JPA and Hibernate allow you to define relationships between entities with just a few annotations, and you don’t have to care about the underlying table model in the database. Even join tables for many-to-many relationships are hidden behind a @JoinTable annotation, and you don’t need to model the additional table as an entity.
That changes as soon as you have to persist additional attributes for a relationship. The obvious way to handle them is to create an entity for the join table and add the attribute there. But that sounds easier as it is. As you will see, there are several things you need to take care of to model it correctly.
You know the example for this post from a typical bookstore. There are books in multiple formats (e.g. hardcover, paperback, ebook) and each format was published by a different publisher.
You can modeled with 3 entities, which you can see in the following diagram. The Book and Publisher entity are pretty obvious and model the two main domain objects. The third one is the BookPublisher entity which models the relationship between the Book and the Publisher and keeps the Format as an additional attribute.
OK, if you have some experience with database modelling, you probably expected such an entity model. It is pretty close to the database model and not too difficult. The tricky part is to define the BookPublisher entity in a way that allows you easy read and write access and assures referential integrity at all time. But before we get into that, let’s have a quick look at the Book and Publisher entities.
The Book and Publisher entities
There is nothing too interesting about the Book and the Publisher entity. Both of them define a one-to-many relationship to the BookPublisher entity. The interesting parts of the mapping are in the BookPublisher entity which I will show you in the next section.
The BookPublisher entity
OK, I promised you that the mapping of the BookPublisher entity is more interesting than the ones I showed you before. And I intend to keep that promise.
As you have seen in the diagram, the BookPublisher entity maps the relationship between the Book and the Publisher entities and stores the format of the book as an additional attribute. At the first look, the required mapping might seem easy. You only need 2 many-to-one relationships and the additional attribute.
So how can you use
the same database column
for two mappings?
But what about the primary key? As you have seen in the diagram, the BookPublisher entity uses the combination of the foreign key of the Book entity and the foreign key of the Publisher entity as the primary key. Both of them are also mapped by the many-to-one relationships. So how can you use the same database column for two mappings? And what do you need to do to keep them in sync?
Let’s have a look at the primary key first. As you can see in the following code snippet, I define the inner class BookPublisherId and annotate it with @Embeddable so that I can use it later on as an embedded id.
The mapping of the BookPublisherId is quite simple. You just need to annotate the two attributes with a @Column annotation. But there are a few other things you need to take care of if you want to use an embeddable object as a primary key. Your class needs to implement the Serializable interface, and you need to implement the hashCode and equals methods. OK, that’s all for the primary key class. Let’s have a look at the BookPublisher mapping.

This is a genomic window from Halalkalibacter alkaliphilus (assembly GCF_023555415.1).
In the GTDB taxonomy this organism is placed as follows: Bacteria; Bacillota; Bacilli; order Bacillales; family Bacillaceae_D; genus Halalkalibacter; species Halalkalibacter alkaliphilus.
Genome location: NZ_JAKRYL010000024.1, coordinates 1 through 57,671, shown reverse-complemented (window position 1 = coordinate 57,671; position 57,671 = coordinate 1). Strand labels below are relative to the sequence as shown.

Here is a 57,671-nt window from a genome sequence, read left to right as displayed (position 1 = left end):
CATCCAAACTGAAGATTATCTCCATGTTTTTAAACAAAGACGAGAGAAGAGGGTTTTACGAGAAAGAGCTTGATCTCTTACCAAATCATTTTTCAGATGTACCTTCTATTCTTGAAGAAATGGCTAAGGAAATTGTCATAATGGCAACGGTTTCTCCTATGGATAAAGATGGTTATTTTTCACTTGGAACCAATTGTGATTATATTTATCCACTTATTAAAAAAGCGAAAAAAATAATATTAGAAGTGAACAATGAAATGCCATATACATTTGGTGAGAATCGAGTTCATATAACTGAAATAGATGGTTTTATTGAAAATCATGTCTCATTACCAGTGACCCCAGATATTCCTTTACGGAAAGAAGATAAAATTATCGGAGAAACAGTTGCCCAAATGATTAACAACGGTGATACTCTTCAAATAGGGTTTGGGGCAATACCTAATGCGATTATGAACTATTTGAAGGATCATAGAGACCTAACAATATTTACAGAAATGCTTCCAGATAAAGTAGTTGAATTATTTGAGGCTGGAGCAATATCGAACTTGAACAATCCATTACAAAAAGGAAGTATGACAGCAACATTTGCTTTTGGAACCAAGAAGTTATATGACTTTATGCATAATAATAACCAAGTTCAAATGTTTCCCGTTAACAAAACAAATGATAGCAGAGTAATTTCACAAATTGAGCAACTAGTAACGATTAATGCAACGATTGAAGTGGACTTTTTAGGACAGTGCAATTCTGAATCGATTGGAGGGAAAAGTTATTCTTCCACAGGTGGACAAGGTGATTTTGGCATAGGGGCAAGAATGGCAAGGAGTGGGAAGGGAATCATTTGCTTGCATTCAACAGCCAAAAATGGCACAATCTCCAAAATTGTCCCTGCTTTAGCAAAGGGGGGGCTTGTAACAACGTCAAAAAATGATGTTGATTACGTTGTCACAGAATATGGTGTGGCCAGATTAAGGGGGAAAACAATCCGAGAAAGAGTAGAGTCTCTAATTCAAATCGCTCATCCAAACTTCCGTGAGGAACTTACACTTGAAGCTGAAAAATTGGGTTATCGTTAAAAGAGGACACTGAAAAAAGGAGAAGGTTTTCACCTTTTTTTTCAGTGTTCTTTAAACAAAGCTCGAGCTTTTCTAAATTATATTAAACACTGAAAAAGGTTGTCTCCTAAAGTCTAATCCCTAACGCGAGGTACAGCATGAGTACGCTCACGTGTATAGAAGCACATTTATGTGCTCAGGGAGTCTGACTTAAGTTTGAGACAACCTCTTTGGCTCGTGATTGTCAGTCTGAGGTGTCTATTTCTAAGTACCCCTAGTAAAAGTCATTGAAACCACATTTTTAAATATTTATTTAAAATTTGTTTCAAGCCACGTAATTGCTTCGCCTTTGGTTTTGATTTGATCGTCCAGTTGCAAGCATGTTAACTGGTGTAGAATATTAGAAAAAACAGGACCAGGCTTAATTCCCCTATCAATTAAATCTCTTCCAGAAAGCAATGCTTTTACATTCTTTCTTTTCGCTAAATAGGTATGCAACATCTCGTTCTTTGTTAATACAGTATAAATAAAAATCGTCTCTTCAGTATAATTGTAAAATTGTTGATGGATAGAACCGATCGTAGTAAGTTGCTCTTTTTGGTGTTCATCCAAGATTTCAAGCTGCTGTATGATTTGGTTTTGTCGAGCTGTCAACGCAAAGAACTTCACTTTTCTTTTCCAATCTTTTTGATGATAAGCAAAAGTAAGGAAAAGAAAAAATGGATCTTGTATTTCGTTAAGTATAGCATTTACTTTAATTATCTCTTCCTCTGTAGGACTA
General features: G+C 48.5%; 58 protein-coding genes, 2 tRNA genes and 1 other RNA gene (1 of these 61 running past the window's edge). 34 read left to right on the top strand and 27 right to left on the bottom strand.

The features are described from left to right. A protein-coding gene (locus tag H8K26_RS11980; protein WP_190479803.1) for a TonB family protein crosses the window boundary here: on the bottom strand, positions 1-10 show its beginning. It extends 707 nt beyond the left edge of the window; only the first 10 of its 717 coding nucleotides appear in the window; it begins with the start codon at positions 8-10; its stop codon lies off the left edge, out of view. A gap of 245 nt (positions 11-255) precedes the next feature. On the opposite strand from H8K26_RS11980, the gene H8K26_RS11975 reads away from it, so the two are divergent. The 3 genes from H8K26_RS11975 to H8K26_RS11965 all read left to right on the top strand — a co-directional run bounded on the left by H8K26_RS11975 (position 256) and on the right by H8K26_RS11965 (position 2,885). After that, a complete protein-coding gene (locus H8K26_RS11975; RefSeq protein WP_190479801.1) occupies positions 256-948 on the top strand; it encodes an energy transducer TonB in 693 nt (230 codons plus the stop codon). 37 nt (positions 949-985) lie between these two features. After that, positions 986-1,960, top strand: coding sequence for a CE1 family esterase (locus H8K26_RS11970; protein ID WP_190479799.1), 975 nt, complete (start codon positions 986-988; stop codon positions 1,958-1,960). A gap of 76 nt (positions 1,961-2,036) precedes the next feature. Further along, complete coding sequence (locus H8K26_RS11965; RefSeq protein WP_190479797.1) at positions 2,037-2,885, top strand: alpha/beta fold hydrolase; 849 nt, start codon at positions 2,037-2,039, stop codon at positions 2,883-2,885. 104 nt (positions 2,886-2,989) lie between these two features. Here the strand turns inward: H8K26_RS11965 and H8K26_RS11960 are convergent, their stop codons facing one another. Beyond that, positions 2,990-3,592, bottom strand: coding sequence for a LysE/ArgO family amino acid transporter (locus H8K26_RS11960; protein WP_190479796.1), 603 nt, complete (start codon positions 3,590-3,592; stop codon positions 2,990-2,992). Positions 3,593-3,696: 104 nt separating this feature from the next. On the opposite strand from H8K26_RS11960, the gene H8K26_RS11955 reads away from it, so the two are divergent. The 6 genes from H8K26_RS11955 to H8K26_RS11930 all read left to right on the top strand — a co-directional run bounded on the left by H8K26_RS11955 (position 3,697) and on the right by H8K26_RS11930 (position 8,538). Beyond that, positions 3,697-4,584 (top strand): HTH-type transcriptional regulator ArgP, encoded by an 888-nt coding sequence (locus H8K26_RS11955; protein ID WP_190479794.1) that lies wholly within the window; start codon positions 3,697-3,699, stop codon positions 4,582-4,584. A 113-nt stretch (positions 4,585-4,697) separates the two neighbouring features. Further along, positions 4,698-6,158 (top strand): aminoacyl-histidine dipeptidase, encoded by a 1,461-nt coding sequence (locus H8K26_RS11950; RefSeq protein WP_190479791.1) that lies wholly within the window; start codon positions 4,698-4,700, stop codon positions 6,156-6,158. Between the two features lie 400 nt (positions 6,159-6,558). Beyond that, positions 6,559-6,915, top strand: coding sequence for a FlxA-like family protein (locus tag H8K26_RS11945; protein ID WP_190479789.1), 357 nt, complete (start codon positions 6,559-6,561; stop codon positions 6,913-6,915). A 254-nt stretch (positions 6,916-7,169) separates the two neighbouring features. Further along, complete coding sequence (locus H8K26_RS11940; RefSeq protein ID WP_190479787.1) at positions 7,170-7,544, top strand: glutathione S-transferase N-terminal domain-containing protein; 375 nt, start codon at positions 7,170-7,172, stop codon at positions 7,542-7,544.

As you can see in the code snippet, the id attribute is of type BookPublisherId, and I annotated it with @EmbeddedId. That tells Hibernate to use the BookPublisherId class as the primary class and use its mapping definition to map the attributes to the database columns.
The important part
for these mappings
are the propertie
sinsertable and updatable
which Hibernate requires you
to set to false …
In the following lines, you can see the mapping definition of the 2 many-to-one relationships to the Book and Publisher entities. The important part for these mappings are the properties insertable and updatable which Hibernate requires you to set to false because the database columns fk_book and fk_publisher are already used in the mapping of the BookPublisherId class.
If the relationship mappings can’t be changed, you obviously need to initialize them in the BookPublisher constructor. As you can see in the code snippet, the constructor expects a Book and a Publisher entity and a Format enum value. These are used to create a new instance of the BookPublisherId class as the primary key, to initialize the relationship to the Book and Publisher entity and to set the format attribute. And you also need to add the new BookPublisher entity to the relationships of the Book and Publisher entity.
That’s all you need to do to define the mapping, and you can now use it in your application.
How to use the mapping
You can use the BookPublisher entity in the same way as any other entity. The only thing you need to keep in mind is that you need to persist the Book and the Publisher entity so that their primary key gets initialized before you can instantiate a BookPublisher entity for them.
Summary and cheat sheet
As you have seen, you need to define an entity for the relationship table to map to-many relationships with additional attributes. You can use the foreign key columns of the related entities as the primary key of the relationship entity. And you can also use them to map the relationships and provide a comfortable way to navigate the relationship. But Hibernate then requires you to set the insertable and updatable properties of the relationship mappings to false to make them immutable.